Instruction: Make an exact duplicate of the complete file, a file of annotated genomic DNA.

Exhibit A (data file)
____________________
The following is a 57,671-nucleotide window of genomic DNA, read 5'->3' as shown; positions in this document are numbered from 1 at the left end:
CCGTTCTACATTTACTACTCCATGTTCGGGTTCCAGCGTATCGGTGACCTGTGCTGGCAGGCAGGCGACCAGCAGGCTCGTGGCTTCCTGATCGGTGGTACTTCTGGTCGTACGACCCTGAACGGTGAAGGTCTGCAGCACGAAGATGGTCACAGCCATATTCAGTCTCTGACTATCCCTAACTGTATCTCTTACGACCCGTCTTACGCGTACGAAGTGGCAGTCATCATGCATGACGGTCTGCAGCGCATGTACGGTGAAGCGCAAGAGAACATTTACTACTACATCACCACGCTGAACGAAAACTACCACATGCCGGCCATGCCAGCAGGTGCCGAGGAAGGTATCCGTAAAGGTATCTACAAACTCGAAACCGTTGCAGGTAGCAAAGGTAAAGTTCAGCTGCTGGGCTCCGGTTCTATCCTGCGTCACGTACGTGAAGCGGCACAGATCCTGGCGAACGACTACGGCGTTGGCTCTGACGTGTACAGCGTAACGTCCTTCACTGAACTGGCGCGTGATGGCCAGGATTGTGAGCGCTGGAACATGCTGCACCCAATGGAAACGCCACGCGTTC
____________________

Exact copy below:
The following is a 57,671-nucleotide window of genomic DNA, read 5'->3' as shown; positions in this document are numbered from 1 at the left end:
CCGTTCTACATTTACTACTCCATGTTCGGGTTCCAGCGTATCGGTGACCTGTGCTGGCAGGCAGGCGACCAGCAGGCTCGTGGCTTCCTGATCGGTGGTACTTCTGGTCGTACGACCCTGAACGGTGAAGGTCTGCAGCACGAAGATGGTCACAGCCATATTCAGTCTCTGACTATCCCTAACTGTATCTCTTACGACCCGTCTTACGCGTACGAAGTGGCAGTCATCATGCATGACGGTCTGCAGCGCATGTACGGTGAAGCGCAAGAGAACATTTACTACTACATCACCACGCTGAACGAAAACTACCACATGCCGGCCATGCCAGCAGGTGCCGAGGAAGGTATCCGTAAAGGTATCTACAAACTCGAAACCGTTGCAGGTAGCAAAGGTAAAGTTCAGCTGCTGGGCTCCGGTTCTATCCTGCGTCACGTACGTGAAGCGGCACAGATCCTGGCGAACGACTACGGCGTTGGCTCTGACGTGTACAGCGTAACGTCCTTCACTGAACTGGCGCGTGATGGCCAGGATTGTGAGCGCTGGAACATGCTGCACCCAATGGAAACGCCACGCGTTC